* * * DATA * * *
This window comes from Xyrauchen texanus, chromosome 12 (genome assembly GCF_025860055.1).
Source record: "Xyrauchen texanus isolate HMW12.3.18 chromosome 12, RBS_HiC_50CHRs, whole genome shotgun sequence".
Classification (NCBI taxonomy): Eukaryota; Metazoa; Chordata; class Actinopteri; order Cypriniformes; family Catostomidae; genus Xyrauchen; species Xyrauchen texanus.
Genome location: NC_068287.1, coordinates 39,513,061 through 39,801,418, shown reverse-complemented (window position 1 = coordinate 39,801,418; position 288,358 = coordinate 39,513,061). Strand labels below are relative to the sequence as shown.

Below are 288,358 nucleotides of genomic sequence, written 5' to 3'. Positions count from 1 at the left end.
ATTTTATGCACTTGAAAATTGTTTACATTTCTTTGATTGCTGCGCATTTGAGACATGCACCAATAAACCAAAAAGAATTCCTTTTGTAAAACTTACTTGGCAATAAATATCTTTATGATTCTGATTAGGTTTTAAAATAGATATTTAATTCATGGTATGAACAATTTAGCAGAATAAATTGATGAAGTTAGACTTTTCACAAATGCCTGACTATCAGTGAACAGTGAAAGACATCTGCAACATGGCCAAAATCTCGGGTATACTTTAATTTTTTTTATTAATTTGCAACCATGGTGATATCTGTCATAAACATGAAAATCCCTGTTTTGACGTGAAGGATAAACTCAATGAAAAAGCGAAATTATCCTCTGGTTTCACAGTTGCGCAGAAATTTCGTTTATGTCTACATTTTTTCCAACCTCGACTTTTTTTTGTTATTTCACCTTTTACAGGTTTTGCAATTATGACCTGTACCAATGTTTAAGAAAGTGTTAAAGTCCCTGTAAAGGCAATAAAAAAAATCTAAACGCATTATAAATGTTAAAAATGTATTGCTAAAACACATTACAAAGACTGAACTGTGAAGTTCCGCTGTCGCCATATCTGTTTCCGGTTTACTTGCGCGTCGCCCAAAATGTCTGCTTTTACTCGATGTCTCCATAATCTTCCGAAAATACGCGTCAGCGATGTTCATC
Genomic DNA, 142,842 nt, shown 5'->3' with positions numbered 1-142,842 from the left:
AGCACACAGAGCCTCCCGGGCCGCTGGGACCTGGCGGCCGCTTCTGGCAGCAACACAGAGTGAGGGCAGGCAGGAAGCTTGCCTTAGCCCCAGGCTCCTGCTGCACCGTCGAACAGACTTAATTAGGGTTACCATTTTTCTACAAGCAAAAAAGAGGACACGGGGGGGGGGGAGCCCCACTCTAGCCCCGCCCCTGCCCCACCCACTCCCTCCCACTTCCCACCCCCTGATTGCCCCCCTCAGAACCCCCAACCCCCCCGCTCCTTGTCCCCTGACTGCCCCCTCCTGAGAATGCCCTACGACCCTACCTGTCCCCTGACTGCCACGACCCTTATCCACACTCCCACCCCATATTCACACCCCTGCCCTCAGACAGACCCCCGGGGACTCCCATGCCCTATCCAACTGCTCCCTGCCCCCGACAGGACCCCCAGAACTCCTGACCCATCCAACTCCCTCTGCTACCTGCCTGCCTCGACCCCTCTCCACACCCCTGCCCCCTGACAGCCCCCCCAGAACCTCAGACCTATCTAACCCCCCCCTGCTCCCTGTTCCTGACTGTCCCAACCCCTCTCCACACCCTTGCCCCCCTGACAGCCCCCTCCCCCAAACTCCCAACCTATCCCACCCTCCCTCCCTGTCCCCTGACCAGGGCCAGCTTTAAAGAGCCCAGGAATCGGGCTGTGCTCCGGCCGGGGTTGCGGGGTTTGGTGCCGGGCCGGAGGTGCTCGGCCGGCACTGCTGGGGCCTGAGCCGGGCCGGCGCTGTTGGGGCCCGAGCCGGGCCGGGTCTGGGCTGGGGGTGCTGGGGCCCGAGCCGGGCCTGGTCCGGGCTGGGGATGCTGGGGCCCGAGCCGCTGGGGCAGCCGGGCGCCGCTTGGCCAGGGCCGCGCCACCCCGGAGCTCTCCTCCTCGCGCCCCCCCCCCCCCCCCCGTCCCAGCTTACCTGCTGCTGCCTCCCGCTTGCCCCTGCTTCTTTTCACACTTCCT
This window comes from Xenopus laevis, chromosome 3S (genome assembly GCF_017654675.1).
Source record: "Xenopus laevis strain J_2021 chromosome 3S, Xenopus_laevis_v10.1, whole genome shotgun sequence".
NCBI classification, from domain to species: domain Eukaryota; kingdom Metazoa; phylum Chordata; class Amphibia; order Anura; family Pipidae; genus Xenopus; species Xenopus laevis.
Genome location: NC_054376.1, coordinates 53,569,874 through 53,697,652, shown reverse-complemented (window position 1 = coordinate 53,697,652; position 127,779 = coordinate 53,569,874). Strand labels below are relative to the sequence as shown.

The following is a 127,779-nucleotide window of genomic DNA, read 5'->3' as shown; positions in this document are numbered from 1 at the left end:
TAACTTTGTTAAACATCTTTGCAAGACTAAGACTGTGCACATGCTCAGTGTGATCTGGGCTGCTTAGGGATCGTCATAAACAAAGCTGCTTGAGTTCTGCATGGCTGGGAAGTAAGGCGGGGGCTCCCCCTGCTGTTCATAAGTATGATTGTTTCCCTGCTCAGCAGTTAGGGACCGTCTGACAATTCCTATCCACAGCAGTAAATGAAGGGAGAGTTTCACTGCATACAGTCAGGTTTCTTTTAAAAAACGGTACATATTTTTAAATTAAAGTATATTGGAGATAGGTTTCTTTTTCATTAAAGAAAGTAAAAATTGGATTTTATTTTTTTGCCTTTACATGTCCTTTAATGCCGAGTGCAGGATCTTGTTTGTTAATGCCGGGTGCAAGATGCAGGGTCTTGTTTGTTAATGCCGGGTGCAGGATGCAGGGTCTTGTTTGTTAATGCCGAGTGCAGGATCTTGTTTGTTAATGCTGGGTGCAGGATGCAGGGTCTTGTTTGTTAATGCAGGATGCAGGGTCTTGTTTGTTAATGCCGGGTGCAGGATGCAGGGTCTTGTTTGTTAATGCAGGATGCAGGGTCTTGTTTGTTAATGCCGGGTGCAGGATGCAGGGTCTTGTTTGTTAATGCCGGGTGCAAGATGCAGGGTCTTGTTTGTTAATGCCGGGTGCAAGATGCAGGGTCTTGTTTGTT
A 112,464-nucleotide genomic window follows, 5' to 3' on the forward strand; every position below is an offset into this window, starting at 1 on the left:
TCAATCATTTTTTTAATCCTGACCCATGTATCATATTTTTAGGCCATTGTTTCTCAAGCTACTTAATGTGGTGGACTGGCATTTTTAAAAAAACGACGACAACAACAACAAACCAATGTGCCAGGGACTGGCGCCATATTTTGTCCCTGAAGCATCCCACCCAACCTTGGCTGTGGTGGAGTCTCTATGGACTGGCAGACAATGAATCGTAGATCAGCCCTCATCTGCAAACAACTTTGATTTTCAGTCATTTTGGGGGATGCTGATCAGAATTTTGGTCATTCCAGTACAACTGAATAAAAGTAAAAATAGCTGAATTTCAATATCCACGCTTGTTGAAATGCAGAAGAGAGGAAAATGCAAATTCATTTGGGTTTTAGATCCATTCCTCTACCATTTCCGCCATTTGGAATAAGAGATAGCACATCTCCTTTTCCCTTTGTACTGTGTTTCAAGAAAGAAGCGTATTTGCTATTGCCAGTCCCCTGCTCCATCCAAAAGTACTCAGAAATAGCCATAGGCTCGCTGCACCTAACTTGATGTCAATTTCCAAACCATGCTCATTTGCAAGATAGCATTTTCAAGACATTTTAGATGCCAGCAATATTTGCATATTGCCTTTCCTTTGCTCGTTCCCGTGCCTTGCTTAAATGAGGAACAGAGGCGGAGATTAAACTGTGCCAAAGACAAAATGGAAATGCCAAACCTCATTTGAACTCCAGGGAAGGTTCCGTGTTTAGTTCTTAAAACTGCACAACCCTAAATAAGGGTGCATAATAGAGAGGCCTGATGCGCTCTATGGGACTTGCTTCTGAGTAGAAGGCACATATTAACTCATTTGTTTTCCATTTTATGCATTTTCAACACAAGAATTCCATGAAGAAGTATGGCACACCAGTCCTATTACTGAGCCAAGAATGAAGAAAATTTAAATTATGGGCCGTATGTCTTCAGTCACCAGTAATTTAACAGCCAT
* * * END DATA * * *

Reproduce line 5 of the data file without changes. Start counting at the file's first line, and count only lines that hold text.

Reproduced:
Below are 288,358 nucleotides of genomic sequence, written 5' to 3'. Positions count from 1 at the left end.